43. entine says:

    I love listening to biographies online and wow those Radziwill folks go a long way back in history.

  44. Lilly (with the double-L) says:

    Family is a tough thing and they all helped produce Grey Gardens, by which I mean the family didn’t help those women in need. Lee also said she wasn’t free until her brother-in-law was assassinated. Jackie may not have liked that very much and it’s pretty wonderful that she provided for her niece and nephew. Like the quote from the article, it wasn’t black and white.

  45. Shannon Malcom says:

    I thought Lee was pretty wealthy in her own right? I figured leaving it to her children was just … normal, and extra nice to include her nieces/nephews *shrug*

    • Maria says:

      Wasn’t her last marriage to Herb Ross, the movie director?He made a million per movie, and had no children, he must have left her with a tidy sum when they divorced in 2001.

  46. dlc says:

    So…. Jackie was not a nice woman. Surprised no one else posted that here. I mean, Lee probably wasn’t either, it was not how they were raised. They were raised to go get what they could, even if it meant stepping on each other to do it. Go Camelot!

  47. shoulda woulda says:

    People usually leave money and assests to their children. What is strange is she left some money to Lee’s children? This is actually nice. Maybe she knew that money would pay off a mortgage or something.

  48. Nikki says:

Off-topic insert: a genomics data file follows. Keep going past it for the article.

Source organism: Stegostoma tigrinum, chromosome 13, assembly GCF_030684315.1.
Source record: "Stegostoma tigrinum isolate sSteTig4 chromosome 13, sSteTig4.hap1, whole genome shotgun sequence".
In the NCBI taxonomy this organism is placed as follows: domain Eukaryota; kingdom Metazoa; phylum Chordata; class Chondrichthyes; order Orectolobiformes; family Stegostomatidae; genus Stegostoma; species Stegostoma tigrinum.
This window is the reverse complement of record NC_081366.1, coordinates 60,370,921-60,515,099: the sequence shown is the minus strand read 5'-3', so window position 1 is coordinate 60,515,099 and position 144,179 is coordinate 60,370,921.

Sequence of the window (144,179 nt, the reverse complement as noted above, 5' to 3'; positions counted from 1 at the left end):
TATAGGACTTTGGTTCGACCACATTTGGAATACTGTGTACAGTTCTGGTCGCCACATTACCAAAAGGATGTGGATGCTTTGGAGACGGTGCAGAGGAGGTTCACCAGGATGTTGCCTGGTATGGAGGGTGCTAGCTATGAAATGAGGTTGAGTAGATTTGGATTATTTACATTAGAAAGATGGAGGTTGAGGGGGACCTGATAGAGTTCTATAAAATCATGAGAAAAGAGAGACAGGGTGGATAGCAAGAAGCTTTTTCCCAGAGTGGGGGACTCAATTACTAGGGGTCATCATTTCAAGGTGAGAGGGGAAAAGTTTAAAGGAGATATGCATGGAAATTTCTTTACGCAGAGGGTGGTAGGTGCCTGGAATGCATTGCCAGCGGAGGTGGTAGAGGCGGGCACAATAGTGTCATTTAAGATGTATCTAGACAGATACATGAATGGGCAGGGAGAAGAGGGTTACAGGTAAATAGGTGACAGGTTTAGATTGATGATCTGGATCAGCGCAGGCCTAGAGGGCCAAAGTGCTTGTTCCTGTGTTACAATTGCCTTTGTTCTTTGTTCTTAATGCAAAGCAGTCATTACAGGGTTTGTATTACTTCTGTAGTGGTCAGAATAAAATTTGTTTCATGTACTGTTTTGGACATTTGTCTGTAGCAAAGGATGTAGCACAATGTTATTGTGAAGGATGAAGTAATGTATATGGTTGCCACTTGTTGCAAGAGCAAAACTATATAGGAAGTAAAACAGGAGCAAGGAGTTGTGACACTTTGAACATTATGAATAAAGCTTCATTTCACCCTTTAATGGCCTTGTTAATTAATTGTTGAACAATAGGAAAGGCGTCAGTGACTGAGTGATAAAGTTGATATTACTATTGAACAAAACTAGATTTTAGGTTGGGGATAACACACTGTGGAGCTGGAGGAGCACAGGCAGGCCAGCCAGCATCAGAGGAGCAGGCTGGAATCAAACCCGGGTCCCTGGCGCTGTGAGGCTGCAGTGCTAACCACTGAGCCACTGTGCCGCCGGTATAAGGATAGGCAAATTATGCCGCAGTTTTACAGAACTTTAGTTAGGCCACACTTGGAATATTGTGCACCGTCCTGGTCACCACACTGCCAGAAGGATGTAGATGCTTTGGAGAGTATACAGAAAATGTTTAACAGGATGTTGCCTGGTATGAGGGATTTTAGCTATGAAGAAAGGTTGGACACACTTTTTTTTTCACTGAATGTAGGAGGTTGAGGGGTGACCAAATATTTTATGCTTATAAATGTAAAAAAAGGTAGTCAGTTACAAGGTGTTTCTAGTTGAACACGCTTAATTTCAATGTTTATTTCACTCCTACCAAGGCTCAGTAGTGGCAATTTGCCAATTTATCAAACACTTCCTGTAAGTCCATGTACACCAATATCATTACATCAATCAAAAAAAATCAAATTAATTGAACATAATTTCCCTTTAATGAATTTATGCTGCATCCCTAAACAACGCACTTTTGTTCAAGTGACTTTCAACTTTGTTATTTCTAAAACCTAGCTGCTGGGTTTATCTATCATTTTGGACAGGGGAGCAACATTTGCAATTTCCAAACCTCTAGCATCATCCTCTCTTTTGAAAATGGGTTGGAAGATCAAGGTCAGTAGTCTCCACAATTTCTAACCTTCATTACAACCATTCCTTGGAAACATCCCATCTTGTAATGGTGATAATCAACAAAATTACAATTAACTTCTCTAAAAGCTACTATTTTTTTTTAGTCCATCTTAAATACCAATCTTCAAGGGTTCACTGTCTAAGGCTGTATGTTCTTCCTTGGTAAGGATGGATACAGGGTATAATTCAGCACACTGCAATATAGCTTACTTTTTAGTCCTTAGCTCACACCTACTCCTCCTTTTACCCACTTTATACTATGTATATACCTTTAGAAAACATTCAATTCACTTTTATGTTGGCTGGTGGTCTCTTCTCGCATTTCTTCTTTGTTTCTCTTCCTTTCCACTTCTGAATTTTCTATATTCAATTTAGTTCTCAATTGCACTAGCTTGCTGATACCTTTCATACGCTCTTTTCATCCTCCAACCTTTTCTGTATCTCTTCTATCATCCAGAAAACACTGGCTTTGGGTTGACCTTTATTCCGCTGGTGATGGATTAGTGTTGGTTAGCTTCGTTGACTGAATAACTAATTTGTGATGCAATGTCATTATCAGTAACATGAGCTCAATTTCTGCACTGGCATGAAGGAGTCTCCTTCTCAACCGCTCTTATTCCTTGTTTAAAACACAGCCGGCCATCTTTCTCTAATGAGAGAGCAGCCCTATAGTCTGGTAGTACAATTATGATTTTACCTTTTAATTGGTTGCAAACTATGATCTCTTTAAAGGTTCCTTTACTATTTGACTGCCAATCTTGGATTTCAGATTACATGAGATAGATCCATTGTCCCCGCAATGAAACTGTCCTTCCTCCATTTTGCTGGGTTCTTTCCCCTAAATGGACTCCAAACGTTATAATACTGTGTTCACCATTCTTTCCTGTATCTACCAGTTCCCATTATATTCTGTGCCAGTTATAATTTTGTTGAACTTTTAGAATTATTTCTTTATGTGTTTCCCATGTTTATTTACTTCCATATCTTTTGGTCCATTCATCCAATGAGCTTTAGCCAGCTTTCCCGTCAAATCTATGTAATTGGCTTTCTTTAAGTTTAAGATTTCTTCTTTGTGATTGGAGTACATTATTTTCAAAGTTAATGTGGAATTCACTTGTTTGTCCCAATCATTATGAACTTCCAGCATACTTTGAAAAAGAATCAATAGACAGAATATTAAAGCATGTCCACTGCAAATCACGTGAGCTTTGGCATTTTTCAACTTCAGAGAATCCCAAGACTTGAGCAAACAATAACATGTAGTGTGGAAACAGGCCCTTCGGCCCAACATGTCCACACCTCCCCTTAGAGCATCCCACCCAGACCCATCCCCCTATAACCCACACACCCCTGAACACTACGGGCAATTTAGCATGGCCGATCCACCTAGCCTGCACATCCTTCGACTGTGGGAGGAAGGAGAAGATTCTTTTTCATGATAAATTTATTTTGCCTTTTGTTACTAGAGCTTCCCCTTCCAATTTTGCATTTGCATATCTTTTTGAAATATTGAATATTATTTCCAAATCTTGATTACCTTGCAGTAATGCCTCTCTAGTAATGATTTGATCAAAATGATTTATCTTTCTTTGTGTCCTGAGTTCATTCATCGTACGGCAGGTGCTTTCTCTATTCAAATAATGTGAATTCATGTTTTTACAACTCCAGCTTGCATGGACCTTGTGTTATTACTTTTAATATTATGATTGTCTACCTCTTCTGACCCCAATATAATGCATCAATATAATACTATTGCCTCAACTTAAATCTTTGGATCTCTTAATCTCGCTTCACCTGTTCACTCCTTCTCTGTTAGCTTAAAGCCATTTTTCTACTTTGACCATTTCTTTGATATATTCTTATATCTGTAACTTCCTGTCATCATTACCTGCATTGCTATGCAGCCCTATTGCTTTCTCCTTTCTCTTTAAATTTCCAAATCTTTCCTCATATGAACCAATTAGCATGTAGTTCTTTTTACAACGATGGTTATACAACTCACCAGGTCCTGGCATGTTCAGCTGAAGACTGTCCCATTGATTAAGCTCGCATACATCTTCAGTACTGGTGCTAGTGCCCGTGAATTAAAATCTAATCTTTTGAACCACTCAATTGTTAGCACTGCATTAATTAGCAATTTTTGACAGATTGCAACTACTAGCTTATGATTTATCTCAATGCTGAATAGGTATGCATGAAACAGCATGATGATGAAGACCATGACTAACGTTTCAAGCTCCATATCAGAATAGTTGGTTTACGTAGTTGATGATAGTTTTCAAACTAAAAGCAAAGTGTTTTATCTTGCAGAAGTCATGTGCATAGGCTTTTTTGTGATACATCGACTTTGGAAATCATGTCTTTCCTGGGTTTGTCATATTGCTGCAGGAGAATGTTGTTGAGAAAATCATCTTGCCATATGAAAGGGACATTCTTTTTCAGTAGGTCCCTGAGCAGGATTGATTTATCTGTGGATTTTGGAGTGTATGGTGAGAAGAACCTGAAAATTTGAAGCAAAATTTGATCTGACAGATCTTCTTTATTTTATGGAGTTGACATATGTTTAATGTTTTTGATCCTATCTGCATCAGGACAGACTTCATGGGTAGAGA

So much misinformation in comments. Jackie got about 26 million from Onassis’s estate, but her lover Maurice Tempelsman (yet another married man Jackie had no qualms about stealing) invested it and turned that into over a hundred million. Lee never had lots of personal wealth of her own, not what it took to fund the lifestyle she and Jackie were used to. The sisters were very close, but two things damaged their relationship. One was when Jackie stole Ari away from Lee. Don’t believe Lee’s later protests; Lee definitely had an affair with Onassis, hoped to patch things back up with him romantically after he’d put the brakes on it, but Jackie went for him and caught him. Another huge issue was that Lee didn’t visit ill people, so when their half sister Janet was dying of cancer, Yusha and Jackie did so much for her, but Lee never visited. Same with their mother, basically, who suffered dementia. Jackie made sure to care for her or have her cared for, but Lee stayed away. LEE WASN’T EVEN ALLOWED TO SPEAK AT HER SISTER’S FUNERAL, because John and Caroline were upset Lee hadn’t visited Jackie until the very end. So that was a huge issue. It was definitely within Jackie’s immense wealth to do something for her sister if she cared to, but she didn’t want to.